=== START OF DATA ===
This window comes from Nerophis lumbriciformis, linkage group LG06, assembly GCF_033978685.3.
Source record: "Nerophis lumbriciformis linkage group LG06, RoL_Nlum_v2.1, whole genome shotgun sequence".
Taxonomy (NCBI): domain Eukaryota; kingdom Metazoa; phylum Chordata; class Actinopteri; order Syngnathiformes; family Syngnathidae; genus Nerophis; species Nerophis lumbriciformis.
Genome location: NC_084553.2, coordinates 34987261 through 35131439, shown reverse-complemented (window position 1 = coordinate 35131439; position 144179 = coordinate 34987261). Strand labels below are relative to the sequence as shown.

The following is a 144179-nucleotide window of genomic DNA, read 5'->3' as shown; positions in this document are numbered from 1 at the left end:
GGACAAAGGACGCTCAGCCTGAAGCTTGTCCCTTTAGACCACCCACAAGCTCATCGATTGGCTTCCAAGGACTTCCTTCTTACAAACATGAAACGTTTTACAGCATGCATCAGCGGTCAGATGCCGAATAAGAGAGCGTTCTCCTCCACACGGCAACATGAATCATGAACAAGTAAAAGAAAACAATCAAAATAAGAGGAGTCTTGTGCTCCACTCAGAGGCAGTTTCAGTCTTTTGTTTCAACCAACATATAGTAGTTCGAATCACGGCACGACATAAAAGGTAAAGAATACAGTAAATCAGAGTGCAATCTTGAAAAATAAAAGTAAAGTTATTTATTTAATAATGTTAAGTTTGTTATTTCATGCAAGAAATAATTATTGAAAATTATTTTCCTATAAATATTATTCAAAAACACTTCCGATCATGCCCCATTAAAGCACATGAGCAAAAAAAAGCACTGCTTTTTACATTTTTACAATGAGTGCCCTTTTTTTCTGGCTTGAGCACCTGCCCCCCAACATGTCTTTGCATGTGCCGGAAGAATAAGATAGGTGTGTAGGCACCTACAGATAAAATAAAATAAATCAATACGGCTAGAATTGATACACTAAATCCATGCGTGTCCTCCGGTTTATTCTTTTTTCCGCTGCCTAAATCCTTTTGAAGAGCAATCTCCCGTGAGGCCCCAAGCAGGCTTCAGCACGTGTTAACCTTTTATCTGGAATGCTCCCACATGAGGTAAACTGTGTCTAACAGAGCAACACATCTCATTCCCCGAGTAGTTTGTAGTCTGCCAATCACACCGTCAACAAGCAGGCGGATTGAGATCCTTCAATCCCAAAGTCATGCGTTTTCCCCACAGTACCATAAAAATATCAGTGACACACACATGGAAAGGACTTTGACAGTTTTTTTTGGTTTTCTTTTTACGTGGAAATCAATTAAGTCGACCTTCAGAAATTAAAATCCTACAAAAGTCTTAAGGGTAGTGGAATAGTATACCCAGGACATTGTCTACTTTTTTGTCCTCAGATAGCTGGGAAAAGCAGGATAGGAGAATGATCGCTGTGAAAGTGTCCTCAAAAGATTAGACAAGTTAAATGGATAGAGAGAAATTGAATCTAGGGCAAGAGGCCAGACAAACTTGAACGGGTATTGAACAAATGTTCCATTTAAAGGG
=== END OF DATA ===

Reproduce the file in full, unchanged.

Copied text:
This window comes from Nerophis lumbriciformis, linkage group LG06, assembly GCF_033978685.3.
Source record: "Nerophis lumbriciformis linkage group LG06, RoL_Nlum_v2.1, whole genome shotgun sequence".
Taxonomy (NCBI): domain Eukaryota; kingdom Metazoa; phylum Chordata; class Actinopteri; order Syngnathiformes; family Syngnathidae; genus Nerophis; species Nerophis lumbriciformis.
Genome location: NC_084553.2, coordinates 34987261 through 35131439, shown reverse-complemented (window position 1 = coordinate 35131439; position 144179 = coordinate 34987261). Strand labels below are relative to the sequence as shown.

The following is a 144179-nucleotide window of genomic DNA, read 5'->3' as shown; positions in this document are numbered from 1 at the left end:
GGACAAAGGACGCTCAGCCTGAAGCTTGTCCCTTTAGACCACCCACAAGCTCATCGATTGGCTTCCAAGGACTTCCTTCTTACAAACATGAAACGTTTTACAGCATGCATCAGCGGTCAGATGCCGAATAAGAGAGCGTTCTCCTCCACACGGCAACATGAATCATGAACAAGTAAAAGAAAACAATCAAAATAAGAGGAGTCTTGTGCTCCACTCAGAGGCAGTTTCAGTCTTTTGTTTCAACCAACATATAGTAGTTCGAATCACGGCACGACATAAAAGGTAAAGAATACAGTAAATCAGAGTGCAATCTTGAAAAATAAAAGTAAAGTTATTTATTTAATAATGTTAAGTTTGTTATTTCATGCAAGAAATAATTATTGAAAATTATTTTCCTATAAATATTATTCAAAAACACTTCCGATCATGCCCCATTAAAGCACATGAGCAAAAAAAAGCACTGCTTTTTACATTTTTACAATGAGTGCCCTTTTTTTCTGGCTTGAGCACCTGCCCCCCAACATGTCTTTGCATGTGCCGGAAGAATAAGATAGGTGTGTAGGCACCTACAGATAAAATAAAATAAATCAATACGGCTAGAATTGATACACTAAATCCATGCGTGTCCTCCGGTTTATTCTTTTTTCCGCTGCCTAAATCCTTTTGAAGAGCAATCTCCCGTGAGGCCCCAAGCAGGCTTCAGCACGTGTTAACCTTTTATCTGGAATGCTCCCACATGAGGTAAACTGTGTCTAACAGAGCAACACATCTCATTCCCCGAGTAGTTTGTAGTCTGCCAATCACACCGTCAACAAGCAGGCGGATTGAGATCCTTCAATCCCAAAGTCATGCGTTTTCCCCACAGTACCATAAAAATATCAGTGACACACACATGGAAAGGACTTTGACAGTTTTTTTTGGTTTTCTTTTTACGTGGAAATCAATTAAGTCGACCTTCAGAAATTAAAATCCTACAAAAGTCTTAAGGGTAGTGGAATAGTATACCCAGGACATTGTCTACTTTTTTGTCCTCAGATAGCTGGGAAAAGCAGGATAGGAGAATGATCGCTGTGAAAGTGTCCTCAAAAGATTAGACAAGTTAAATGGATAGAGAGAAATTGAATCTAGGGCAAGAGGCCAGACAAACTTGAACGGGTATTGAACAAATGTTCCATTTAAAGGG